Contractors need help seeing the benefits of telematics

From an article originally published in the CONEXPO-CON/AGG 365 newsletter. For more information, visit

Coaching your customers on the value of using telematics is critical to the technology’s widespread adoption, say two industry experts. Why? Because while the opportunities and benefits of telematics are evident, so too are the challenges.

Kurt Nantkes, senior vice president at fleet management technology provider Zonar, says many construction companies are wary of the cost of telematics hardware and implementation. To overcome this concern, he said, they need to understand how telematics can impact their bottom line.

“Accurate utilization of telematics can drive every function of a company’s business – repair costs, rental dependency, liquidation, job costing and cost per hour metrics,” he said. “When used properly, telematics can help construction companies implement money-saving, smart-fleet management solutions."

Nantkes points to seven key ways telematics can improve fleet utilization:

  1. Protection against theft – Telematics-enabled tracking can locate assets in real time, meaning a piece of equipment can be located immediately.
  2. Effective utilization of assets within a fleet – Project managers can maximize the usage of all assets to avoid unnecessary sourcing of equipment.
  3. Missing meter data – Many fleet managers rely on meter data to maintain vehicles daily. Often, this is a manual process. Telematics can collect this data automatically.
  4. Visibility into preventative maintenance – Remote diagnostics, shop resources, uptime and scheduled preventative maintenance are all possible with telematics.
  5. Maximize cycle times and uptime – Telematics can identify the most effective driving routes and use of equipment.
  6. Fuel efficiency – Telematics data can be used to monitor idle times, speed, acceleration, hard braking and more to improve fuel usage.
  7. Electronic verified inspection reporting – Telematics can ensure any federally required daily vehicle inspections occur.

Sue Rutherford, vice president of marketing at ORBCOMM, says that along with cost comes the question of connectivity.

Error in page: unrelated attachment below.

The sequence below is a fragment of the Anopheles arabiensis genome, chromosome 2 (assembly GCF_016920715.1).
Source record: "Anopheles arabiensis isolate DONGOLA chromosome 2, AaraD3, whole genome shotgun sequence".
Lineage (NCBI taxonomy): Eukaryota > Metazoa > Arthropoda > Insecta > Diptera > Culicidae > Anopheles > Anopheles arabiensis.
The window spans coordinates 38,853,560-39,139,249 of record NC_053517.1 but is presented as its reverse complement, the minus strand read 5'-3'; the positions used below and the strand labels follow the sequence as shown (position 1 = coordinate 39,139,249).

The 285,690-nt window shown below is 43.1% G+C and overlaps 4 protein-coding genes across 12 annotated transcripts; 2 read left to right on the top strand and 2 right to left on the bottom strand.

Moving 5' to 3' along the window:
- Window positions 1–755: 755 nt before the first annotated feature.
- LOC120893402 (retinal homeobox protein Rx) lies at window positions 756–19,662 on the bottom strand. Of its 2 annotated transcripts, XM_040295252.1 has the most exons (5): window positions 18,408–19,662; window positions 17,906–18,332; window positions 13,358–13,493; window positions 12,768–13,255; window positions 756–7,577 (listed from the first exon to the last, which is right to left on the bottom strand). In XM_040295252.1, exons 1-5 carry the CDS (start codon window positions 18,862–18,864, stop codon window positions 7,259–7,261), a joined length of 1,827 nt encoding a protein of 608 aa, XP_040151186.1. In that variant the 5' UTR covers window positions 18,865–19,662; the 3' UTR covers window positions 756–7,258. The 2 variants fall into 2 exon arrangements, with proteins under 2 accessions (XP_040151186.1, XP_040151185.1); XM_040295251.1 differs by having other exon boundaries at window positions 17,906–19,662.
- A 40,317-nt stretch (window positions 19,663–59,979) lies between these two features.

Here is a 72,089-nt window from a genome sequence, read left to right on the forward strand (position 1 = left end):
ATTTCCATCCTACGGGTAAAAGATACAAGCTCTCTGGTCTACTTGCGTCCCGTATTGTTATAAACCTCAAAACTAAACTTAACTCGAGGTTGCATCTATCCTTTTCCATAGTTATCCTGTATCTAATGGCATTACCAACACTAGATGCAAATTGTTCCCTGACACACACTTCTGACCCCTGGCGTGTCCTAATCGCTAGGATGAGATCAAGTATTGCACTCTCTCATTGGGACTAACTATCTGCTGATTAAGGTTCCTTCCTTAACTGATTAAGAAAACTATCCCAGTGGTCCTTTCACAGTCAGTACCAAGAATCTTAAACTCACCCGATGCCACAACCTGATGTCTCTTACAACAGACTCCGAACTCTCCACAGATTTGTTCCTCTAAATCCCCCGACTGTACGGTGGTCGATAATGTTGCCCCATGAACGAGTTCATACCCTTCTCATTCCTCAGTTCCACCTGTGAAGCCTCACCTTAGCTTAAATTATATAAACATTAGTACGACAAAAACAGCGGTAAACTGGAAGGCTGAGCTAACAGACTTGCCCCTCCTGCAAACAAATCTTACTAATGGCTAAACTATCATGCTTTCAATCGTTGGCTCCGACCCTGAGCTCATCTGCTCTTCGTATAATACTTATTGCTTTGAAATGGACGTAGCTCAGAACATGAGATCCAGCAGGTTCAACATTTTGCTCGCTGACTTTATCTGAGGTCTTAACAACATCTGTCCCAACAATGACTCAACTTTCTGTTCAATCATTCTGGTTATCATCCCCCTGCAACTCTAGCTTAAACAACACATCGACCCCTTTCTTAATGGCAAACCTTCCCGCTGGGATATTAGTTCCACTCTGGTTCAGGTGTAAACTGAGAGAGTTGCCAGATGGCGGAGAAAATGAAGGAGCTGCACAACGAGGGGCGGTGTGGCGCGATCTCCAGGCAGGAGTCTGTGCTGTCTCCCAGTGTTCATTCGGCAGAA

“Connectivity used to be an issue," Rutherford said, "But with newer and cheaper satellite connectivity offerings, this problem has been addressed by covering remote regions as well as being able to offer a global, single-SKU telematics platform.”

Lack of an industry standard for telematics data is another problem that has now been addressed, she said. Until recently, construction companies were faced with the choice of using either a manufacturer's or an aftermarket solution, neither of which was fully satisfactory.

"Manufacturers could offer more value in diagnosing/pulling the right data from the machines, but for a construction company with a mixed fleet, these same devices wouldn't work across all of their equipment," Rutherford noted. “Aftermarket devices have the opposite problem. Generation of data is easy, but you need to be able to interpret the data for it to make sense from a business case point-of-view.”

A mixed-fleet telematics standard developed by AEM and the Association of Equipment Management Professionals (AEMP) has now been published by the International Organization for Standardization (ISO).The AEM/AEMP standard enables construction companies to gather telematics data into their preferred business or fleet management software from manufacturers who comply with the standard and offer data through the standard’s API (Application Programming Interface) format.

The standard is available to purchase/download at